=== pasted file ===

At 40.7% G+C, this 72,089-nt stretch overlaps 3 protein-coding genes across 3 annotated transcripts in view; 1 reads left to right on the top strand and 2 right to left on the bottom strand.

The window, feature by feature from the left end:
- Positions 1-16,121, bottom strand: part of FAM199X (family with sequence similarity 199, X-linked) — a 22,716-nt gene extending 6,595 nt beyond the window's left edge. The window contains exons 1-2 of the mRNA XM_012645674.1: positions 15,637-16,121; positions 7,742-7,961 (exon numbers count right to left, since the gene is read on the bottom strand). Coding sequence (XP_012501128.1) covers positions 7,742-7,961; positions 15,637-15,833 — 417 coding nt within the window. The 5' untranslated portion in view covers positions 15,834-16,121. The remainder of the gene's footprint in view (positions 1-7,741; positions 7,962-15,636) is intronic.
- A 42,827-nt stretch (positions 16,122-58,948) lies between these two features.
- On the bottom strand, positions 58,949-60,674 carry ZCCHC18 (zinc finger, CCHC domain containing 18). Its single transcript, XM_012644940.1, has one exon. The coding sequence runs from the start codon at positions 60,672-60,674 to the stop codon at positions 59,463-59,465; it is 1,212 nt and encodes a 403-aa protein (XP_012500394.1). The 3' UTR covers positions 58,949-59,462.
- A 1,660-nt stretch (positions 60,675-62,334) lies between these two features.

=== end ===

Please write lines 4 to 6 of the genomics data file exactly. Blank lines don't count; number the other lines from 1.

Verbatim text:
- A 42,827-nt stretch (positions 16,122-58,948) lies between these two features.
- On the bottom strand, positions 58,949-60,674 carry ZCCHC18 (zinc finger, CCHC domain containing 18). Its single transcript, XM_012644940.1, has one exon. The coding sequence runs from the start codon at positions 60,672-60,674 to the stop codon at positions 59,463-59,465; it is 1,212 nt and encodes a 403-aa protein (XP_012500394.1). The 3' UTR covers positions 58,949-59,462.
- A 1,660-nt stretch (positions 60,675-62,334) lies between these two features.